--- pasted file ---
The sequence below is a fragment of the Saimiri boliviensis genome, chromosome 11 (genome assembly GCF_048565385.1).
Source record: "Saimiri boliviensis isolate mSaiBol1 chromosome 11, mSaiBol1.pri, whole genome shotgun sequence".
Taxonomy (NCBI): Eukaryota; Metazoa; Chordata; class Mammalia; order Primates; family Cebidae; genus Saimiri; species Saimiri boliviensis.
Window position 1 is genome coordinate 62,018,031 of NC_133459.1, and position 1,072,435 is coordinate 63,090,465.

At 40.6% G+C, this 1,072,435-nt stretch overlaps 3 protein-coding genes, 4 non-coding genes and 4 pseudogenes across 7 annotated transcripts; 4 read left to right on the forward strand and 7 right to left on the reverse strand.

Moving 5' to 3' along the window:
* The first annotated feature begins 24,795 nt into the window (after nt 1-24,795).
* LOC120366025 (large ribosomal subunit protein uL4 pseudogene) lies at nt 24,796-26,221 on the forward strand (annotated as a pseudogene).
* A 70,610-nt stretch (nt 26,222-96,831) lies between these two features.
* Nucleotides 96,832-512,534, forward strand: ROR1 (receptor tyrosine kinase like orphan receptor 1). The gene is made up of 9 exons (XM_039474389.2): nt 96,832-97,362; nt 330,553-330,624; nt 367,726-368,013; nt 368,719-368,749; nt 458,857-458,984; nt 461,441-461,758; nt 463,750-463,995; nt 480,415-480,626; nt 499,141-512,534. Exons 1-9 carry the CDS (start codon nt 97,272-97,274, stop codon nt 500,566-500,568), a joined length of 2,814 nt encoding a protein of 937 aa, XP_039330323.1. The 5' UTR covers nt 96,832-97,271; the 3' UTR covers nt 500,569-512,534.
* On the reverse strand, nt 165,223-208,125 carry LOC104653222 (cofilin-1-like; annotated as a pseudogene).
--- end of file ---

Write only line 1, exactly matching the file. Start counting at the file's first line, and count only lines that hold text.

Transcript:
The sequence below is a fragment of the Saimiri boliviensis genome, chromosome 11 (genome assembly GCF_048565385.1).